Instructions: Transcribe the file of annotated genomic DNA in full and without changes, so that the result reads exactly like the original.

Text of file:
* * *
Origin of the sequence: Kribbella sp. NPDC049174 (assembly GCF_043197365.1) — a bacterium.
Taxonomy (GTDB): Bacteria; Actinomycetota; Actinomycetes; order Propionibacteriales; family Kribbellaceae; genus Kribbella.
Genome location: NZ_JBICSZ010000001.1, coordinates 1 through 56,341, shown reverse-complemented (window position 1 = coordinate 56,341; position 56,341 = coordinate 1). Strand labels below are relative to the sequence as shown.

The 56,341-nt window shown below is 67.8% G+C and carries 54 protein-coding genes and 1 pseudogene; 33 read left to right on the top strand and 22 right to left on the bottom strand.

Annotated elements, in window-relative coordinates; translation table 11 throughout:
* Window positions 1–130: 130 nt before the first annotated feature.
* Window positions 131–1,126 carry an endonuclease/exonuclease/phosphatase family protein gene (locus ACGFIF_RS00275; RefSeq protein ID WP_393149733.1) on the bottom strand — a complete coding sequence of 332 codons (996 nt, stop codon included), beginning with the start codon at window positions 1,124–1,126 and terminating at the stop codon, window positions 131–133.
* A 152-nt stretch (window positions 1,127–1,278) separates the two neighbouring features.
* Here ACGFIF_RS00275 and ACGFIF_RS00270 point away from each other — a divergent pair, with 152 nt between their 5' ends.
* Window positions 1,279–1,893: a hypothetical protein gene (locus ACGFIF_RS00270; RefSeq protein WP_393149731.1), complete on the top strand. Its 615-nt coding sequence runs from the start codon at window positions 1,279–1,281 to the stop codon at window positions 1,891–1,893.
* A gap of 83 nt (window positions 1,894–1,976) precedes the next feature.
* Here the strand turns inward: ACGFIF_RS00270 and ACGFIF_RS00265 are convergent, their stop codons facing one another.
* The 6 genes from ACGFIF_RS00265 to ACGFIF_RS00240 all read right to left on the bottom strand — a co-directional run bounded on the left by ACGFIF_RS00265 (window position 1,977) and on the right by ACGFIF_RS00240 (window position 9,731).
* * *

Origin of the sequence: Kribbella sp. NPDC049174 (assembly GCF_043197365.1) — a bacterium.
Taxonomy (GTDB): Bacteria; Actinomycetota; Actinomycetes; order Propionibacteriales; family Kribbellaceae; genus Kribbella.
Genome location: NZ_JBICSZ010000001.1, coordinates 1 through 56,341, shown reverse-complemented (window position 1 = coordinate 56,341; position 56,341 = coordinate 1). Strand labels below are relative to the sequence as shown.

The 56,341-nt window shown below is 67.8% G+C and carries 54 protein-coding genes and 1 pseudogene; 33 read left to right on the top strand and 22 right to left on the bottom strand.

Annotated elements, in window-relative coordinates; translation table 11 throughout:
* Window positions 1–130: 130 nt before the first annotated feature.
* Window positions 131–1,126 carry an endonuclease/exonuclease/phosphatase family protein gene (locus ACGFIF_RS00275; RefSeq protein ID WP_393149733.1) on the bottom strand — a complete coding sequence of 332 codons (996 nt, stop codon included), beginning with the start codon at window positions 1,124–1,126 and terminating at the stop codon, window positions 131–133.
* A 152-nt stretch (window positions 1,127–1,278) separates the two neighbouring features.
* Here ACGFIF_RS00275 and ACGFIF_RS00270 point away from each other — a divergent pair, with 152 nt between their 5' ends.
* Window positions 1,279–1,893: a hypothetical protein gene (locus ACGFIF_RS00270; RefSeq protein WP_393149731.1), complete on the top strand. Its 615-nt coding sequence runs from the start codon at window positions 1,279–1,281 to the stop codon at window positions 1,891–1,893.
* A gap of 83 nt (window positions 1,894–1,976) precedes the next feature.
* Here the strand turns inward: ACGFIF_RS00270 and ACGFIF_RS00265 are convergent, their stop codons facing one another.
* The 6 genes from ACGFIF_RS00265 to ACGFIF_RS00240 all read right to left on the bottom strand — a co-directional run bounded on the left by ACGFIF_RS00265 (window position 1,977) and on the right by ACGFIF_RS00240 (window position 9,731).